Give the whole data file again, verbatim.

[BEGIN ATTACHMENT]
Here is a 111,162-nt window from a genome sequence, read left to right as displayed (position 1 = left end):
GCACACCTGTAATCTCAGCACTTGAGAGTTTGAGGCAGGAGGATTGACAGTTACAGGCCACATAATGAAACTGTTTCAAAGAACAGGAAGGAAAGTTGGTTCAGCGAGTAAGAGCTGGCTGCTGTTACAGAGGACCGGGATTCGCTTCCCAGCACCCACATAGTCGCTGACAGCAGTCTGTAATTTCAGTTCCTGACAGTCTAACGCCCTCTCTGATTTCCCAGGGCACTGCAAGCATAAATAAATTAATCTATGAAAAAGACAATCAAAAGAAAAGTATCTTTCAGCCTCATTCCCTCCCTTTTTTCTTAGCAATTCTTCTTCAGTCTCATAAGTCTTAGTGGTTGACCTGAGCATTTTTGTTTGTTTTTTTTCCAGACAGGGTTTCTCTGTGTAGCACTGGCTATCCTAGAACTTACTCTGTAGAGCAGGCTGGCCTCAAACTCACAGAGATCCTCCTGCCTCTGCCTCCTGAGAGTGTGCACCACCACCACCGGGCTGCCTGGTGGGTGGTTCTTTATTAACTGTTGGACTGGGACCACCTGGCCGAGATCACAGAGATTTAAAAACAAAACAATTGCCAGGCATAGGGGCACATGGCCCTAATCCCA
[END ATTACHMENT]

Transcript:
Here is a 111,162-nt window from a genome sequence, read left to right as displayed (position 1 = left end):
GCACACCTGTAATCTCAGCACTTGAGAGTTTGAGGCAGGAGGATTGACAGTTACAGGCCACATAATGAAACTGTTTCAAAGAACAGGAAGGAAAGTTGGTTCAGCGAGTAAGAGCTGGCTGCTGTTACAGAGGACCGGGATTCGCTTCCCAGCACCCACATAGTCGCTGACAGCAGTCTGTAATTTCAGTTCCTGACAGTCTAACGCCCTCTCTGATTTCCCAGGGCACTGCAAGCATAAATAAATTAATCTATGAAAAAGACAATCAAAAGAAAAGTATCTTTCAGCCTCATTCCCTCCCTTTTTTCTTAGCAATTCTTCTTCAGTCTCATAAGTCTTAGTGGTTGACCTGAGCATTTTTGTTTGTTTTTTTTCCAGACAGGGTTTCTCTGTGTAGCACTGGCTATCCTAGAACTTACTCTGTAGAGCAGGCTGGCCTCAAACTCACAGAGATCCTCCTGCCTCTGCCTCCTGAGAGTGTGCACCACCACCACCGGGCTGCCTGGTGGGTGGTTCTTTATTAACTGTTGGACTGGGACCACCTGGCCGAGATCACAGAGATTTAAAAACAAAACAATTGCCAGGCATAGGGGCACATGGCCCTAATCCCA